Government’s 10-year bond yield fell before recovering on October 4, after the Reserve Bank of India (RBI) slashed key rates by 25 bps, lowest in 9 years.
The RBI Governor assured investors by maintaining its accommodative stance that more rate cuts could be in the offing. Most experts feel that the central bank has room to cut rates by 15-30 bps in FY20.
Anecdotal evidence suggests that dividend-paying stocks perform relatively better in a falling interest rate environment. Observation of rolling one-year returns indicates that the bulk of the outperformance of Nifty Dividend Opportunities 50 index was during the FY10-12 period when real yields remained persistently negative.
“We believe that interest rates globally are headed lower along with improving liquidity and hence, real bond yields could dip further as the RBI is expected to cut rates incrementally while inflation rises closer to the 4 percent mark,” ICICI Securities said in a note.
“Marginal tax rate cut from 34.94 percent to 25.15 percent will improve the dividend payout profile of India Inc. immediately as capital allocation decisions on new investment may happen with a lag as demand environment remains weak,” it said.
Falling bond yields are an indication that interest rates are heading lower in the economy implies that the cost of borrowing is expected to move down. Such a scenario is good for equity as an asset class as lower interest rates are beneficial to spur consumption in the economy, suggest experts.
“Further, capital intensive sectors like metals, oil & gas and power can avail new capital at a much lower interest rate. In total, we believe that not only dividend yield stocks but overall equity as an asset class tend to benefit from falling bond yields,” Ajit Mishra, Vice President Research, Religare Broking told Moneycontrol.
The yield on the benchmark India 10 Years Government Bond (6.614 percent yield on October 3, 2019) changed -9.6 bps during last week, +5.0 bps during September, and -140 bps during last year.
In the past, the India 10 Years Government Bond reached a maximum yield of 8.182 percent on September 11, 2018.
“The fall in real bond yield environment indicates that there are concerns over growth in the economy. The real bond yield actually takes into the effect of inflation and hence what is actually left for investors at the end of term,” Mustafa Nadeem, CEO, Epic Research told Moneycontrol.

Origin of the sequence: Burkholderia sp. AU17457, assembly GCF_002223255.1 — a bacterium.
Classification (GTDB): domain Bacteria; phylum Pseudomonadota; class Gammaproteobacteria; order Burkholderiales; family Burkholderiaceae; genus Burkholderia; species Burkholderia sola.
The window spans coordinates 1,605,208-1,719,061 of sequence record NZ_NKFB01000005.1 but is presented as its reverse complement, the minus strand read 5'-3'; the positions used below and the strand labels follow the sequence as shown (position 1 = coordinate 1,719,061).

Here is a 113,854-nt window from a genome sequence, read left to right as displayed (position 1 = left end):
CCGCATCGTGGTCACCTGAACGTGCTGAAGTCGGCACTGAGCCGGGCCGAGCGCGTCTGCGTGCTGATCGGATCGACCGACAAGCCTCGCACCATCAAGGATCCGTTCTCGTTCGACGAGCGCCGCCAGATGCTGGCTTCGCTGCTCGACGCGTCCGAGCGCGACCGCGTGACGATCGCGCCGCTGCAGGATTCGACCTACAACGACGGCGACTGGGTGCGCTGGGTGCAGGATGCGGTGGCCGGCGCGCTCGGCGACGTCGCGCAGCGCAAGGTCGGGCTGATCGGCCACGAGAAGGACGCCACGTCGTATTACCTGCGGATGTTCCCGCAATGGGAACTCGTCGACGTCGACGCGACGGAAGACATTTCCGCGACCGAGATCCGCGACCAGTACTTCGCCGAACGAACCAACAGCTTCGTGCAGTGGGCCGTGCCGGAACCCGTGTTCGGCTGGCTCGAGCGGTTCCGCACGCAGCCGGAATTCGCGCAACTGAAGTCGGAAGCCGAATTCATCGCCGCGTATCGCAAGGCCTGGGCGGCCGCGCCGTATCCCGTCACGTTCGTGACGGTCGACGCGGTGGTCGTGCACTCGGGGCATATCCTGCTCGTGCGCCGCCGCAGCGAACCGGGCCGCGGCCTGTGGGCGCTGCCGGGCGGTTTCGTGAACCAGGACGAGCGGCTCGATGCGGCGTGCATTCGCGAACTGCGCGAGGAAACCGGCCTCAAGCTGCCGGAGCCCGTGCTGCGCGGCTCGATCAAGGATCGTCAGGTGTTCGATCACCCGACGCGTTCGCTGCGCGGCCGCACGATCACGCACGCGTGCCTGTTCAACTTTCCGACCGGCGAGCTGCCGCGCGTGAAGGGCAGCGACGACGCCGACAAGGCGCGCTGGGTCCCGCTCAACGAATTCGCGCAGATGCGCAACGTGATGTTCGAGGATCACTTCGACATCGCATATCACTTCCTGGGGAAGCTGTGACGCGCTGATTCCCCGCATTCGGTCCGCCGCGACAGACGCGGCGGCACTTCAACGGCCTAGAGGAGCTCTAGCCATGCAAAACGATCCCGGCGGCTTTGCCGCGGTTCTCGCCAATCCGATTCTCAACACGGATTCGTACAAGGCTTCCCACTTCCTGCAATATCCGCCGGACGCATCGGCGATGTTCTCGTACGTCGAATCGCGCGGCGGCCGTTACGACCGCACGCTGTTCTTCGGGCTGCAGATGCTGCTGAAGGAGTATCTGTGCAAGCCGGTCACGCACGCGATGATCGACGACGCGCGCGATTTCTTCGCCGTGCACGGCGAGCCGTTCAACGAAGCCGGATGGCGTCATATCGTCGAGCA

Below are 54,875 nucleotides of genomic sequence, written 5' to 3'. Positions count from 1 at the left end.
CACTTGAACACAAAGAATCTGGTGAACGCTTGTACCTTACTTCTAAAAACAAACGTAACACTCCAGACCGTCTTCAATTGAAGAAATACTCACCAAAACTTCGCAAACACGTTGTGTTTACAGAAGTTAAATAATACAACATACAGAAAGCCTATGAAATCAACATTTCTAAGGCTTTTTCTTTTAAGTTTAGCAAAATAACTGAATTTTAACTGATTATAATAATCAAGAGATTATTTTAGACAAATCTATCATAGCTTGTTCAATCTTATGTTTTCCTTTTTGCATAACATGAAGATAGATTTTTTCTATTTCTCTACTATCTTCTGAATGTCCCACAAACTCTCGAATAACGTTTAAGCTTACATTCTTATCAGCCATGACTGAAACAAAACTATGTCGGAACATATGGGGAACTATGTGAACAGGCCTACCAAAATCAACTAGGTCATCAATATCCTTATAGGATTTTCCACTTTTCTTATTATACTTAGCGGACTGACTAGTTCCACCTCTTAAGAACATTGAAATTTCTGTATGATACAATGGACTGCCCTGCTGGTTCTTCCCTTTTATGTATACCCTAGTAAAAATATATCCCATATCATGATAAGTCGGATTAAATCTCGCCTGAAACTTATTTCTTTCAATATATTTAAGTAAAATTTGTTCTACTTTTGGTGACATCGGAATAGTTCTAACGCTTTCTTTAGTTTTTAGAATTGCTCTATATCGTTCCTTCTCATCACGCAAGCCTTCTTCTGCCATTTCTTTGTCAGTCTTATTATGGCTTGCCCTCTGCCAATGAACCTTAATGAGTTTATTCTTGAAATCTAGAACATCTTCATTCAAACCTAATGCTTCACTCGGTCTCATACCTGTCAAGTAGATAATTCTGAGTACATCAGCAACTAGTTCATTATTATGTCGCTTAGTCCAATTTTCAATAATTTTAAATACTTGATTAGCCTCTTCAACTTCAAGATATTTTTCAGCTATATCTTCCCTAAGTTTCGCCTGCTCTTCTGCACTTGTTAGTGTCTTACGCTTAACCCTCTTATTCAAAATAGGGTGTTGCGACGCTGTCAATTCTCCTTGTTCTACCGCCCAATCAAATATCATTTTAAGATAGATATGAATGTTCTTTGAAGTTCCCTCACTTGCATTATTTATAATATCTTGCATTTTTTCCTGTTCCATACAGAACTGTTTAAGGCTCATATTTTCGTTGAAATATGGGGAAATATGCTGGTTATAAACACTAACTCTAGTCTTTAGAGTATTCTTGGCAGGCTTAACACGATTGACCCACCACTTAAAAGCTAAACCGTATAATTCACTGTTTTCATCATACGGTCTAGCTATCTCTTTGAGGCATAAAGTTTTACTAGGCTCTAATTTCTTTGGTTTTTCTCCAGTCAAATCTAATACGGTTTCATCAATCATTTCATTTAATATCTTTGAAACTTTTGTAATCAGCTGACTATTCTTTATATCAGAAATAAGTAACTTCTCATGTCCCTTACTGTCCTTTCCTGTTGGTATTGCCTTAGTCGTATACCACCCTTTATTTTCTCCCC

“A high dividend yield stock tends to perform in both environments. They are part of the portfolio to add value through dividends and create higher alpha in the long term if reinvested. During times like these where we have seen a shrink in GDP and economic activity we believe these dividend stocks will continue to perform,” he said.
Top dividend yield stocks to bet on handpicked by analysts: ICICI Securities
ONGC, BPCL, Coal India, Hero MotoCorp, NMDC, and Power Grid. Infosys is a high dividend yield stock with low tax cut benefit.
Ajit Mishra, Vice President Research, Religare Broking
Among the high dividend yield stocks, we like ONGC, BPCL, and IOC. Further, the government’s plan of carrying out the disinvestment of Rs 1 lakh crore by FY20 through stake sale of PSUs is likely to benefit these stocks. Investors may accumulate these stocks at CMP and also on dips.
Mustafa Nadeem, CEO, Epic Research
TCS, HUL, ITC, HPCL, and IOC are some stocks that can be kept on the radar for dividends. They have consistency and have a good track record.
Amit Gupta, Co-Founder and CEO, TradingBells
When selecting high dividend-paying stocks, investors must ensure they are paying attention to other fundamental factors as well such as the sales and profit growth of the company, EPS, debt vs equity and so on. We like Vedanta, IOC, and P&G Health.
Factors to consider before buying dividend yield stocks:
High dividend yield stocks are ones that pay a high dividend as a percentage to the market price of its share. When it comes to stocks, investors prefer capital appreciation to dividend yield, but that does not lessen the importance of dividends by the slightest, suggest experts.
Under a falling bond yield environment, which makes it difficult to generate regular income by holding government debt, high dividend-yielding stocks become more popular due to their stable income generation characteristic for investors.
“When selecting high dividend-paying stocks, investors must ensure they are paying attention to other fundamental factors as well such as the sales and profit growth of the company, EPS, debt vs. equity and so on,” Amit Gupta, Co-Founder and CEO, TradingBells told Moneycontrol.
“If selected carefully, one can generate high alpha by re-investing the dividends back into the markets. For example, if one had re-invested all dividends received from HUL in the last 10 years at the then-prevailing prices, one would have had additional 25 shares of HUL today for every 100 shares held 10-years-ago. This means an alpha of 25 percent over and above other returns such as capital gains,” he said.
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